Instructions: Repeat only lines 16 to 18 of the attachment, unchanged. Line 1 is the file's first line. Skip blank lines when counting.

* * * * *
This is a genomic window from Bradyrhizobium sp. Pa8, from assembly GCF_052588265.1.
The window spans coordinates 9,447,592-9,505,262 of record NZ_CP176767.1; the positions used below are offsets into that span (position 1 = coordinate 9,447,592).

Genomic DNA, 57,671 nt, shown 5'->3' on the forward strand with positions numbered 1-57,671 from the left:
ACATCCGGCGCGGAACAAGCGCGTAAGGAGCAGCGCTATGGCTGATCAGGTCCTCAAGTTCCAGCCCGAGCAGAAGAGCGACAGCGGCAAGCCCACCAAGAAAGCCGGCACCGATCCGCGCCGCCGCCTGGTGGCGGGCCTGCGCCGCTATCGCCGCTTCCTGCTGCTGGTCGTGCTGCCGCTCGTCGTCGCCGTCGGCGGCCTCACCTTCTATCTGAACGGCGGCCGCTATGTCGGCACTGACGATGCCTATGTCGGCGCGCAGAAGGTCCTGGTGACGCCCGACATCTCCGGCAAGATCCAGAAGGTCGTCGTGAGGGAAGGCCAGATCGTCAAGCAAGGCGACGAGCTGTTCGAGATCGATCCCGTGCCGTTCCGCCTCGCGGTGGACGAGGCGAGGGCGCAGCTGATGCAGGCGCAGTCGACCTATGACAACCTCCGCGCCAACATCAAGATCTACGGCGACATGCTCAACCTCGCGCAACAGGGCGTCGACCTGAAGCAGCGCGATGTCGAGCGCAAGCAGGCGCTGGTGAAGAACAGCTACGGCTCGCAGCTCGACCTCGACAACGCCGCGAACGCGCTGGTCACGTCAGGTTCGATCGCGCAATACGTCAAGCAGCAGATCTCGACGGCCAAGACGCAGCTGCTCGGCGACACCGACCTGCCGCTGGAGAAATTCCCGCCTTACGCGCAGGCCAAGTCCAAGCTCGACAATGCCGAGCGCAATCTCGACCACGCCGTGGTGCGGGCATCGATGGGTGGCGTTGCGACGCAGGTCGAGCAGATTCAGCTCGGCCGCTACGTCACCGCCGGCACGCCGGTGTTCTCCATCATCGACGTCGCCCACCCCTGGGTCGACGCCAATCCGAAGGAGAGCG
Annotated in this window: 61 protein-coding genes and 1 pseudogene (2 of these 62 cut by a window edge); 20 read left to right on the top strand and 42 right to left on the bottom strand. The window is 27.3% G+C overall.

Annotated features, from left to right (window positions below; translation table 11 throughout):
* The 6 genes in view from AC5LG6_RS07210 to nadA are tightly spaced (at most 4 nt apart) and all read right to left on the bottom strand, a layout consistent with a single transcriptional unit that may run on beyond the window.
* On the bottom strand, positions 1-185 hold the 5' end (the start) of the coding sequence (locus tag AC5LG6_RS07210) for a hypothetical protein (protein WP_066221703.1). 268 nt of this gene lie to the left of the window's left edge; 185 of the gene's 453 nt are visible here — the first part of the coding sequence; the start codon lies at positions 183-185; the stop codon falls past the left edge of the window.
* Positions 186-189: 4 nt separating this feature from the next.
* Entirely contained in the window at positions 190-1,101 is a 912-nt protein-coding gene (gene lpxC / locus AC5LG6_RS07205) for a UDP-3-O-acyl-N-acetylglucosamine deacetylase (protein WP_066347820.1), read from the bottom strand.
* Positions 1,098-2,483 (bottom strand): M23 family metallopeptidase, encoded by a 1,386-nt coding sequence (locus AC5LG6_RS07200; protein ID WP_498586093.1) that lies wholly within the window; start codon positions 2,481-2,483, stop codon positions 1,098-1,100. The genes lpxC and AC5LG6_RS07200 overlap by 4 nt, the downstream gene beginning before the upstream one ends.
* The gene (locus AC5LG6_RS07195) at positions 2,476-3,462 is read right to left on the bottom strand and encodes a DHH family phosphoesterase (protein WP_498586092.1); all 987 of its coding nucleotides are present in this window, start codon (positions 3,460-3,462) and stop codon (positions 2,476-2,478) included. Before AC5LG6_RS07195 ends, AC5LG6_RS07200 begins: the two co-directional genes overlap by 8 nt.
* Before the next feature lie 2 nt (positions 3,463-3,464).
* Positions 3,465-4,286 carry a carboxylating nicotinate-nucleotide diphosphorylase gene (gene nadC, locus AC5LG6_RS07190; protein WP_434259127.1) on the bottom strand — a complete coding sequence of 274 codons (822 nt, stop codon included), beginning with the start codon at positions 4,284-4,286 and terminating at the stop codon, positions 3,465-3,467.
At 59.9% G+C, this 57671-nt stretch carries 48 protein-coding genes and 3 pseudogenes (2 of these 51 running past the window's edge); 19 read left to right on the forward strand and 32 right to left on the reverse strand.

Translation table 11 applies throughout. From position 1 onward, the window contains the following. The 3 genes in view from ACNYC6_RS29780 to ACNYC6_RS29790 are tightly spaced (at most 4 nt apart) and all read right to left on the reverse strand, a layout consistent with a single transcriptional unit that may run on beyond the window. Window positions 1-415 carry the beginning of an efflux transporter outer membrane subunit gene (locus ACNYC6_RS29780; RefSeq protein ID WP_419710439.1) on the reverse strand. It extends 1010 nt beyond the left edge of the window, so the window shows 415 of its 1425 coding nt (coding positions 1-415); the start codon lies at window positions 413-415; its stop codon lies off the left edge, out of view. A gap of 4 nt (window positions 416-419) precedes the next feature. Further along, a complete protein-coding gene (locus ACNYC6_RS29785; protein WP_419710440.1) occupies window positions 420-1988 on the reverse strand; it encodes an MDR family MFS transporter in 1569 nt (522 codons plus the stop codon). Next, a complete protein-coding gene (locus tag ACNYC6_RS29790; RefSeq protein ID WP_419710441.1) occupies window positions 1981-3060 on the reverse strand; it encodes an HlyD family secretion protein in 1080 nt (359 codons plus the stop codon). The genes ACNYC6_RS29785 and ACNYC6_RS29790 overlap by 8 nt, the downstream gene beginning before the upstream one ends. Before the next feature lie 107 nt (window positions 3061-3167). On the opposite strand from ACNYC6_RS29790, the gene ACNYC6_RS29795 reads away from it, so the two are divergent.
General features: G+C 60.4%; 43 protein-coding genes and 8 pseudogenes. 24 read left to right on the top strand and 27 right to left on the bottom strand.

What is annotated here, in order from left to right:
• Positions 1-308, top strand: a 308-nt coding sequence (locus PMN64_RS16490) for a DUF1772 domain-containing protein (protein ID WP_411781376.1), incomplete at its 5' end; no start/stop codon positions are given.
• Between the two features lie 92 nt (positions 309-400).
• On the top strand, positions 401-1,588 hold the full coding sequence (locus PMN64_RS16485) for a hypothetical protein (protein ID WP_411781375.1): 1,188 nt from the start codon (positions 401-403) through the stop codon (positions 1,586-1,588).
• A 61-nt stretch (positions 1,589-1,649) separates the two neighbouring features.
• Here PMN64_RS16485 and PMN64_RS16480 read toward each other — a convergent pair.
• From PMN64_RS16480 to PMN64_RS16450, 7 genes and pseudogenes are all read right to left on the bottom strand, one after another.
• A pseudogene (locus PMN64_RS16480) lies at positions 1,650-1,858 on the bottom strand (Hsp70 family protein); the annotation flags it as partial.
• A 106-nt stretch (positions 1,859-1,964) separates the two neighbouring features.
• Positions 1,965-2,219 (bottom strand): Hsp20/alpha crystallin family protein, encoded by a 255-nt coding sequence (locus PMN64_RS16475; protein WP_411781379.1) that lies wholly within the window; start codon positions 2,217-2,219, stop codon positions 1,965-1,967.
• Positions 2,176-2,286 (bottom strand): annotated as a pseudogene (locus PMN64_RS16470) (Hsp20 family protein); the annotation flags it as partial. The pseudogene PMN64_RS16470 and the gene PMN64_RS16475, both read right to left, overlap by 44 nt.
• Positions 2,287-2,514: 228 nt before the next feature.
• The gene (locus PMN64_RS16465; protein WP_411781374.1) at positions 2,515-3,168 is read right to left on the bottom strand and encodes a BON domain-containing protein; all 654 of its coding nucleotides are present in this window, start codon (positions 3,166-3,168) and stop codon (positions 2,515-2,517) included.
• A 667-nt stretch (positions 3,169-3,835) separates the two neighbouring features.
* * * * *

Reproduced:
Translation table 11 applies throughout. From position 1 onward, the window contains the following. The 3 genes in view from ACNYC6_RS29780 to ACNYC6_RS29790 are tightly spaced (at most 4 nt apart) and all read right to left on the reverse strand, a layout consistent with a single transcriptional unit that may run on beyond the window. Window positions 1-415 carry the beginning of an efflux transporter outer membrane subunit gene (locus ACNYC6_RS29780; RefSeq protein ID WP_419710439.1) on the reverse strand. It extends 1010 nt beyond the left edge of the window, so the window shows 415 of its 1425 coding nt (coding positions 1-415); the start codon lies at window positions 413-415; its stop codon lies off the left edge, out of view. A gap of 4 nt (window positions 416-419) precedes the next feature. Further along, a complete protein-coding gene (locus ACNYC6_RS29785; protein WP_419710440.1) occupies window positions 420-1988 on the reverse strand; it encodes an MDR family MFS transporter in 1569 nt (522 codons plus the stop codon). Next, a complete protein-coding gene (locus tag ACNYC6_RS29790; RefSeq protein ID WP_419710441.1) occupies window positions 1981-3060 on the reverse strand; it encodes an HlyD family secretion protein in 1080 nt (359 codons plus the stop codon). The genes ACNYC6_RS29785 and ACNYC6_RS29790 overlap by 8 nt, the downstream gene beginning before the upstream one ends. Before the next feature lie 107 nt (window positions 3061-3167). On the opposite strand from ACNYC6_RS29790, the gene ACNYC6_RS29795 reads away from it, so the two are divergent.
General features: G+C 60.4%; 43 protein-coding genes and 8 pseudogenes. 24 read left to right on the top strand and 27 right to left on the bottom strand.

What is annotated here, in order from left to right: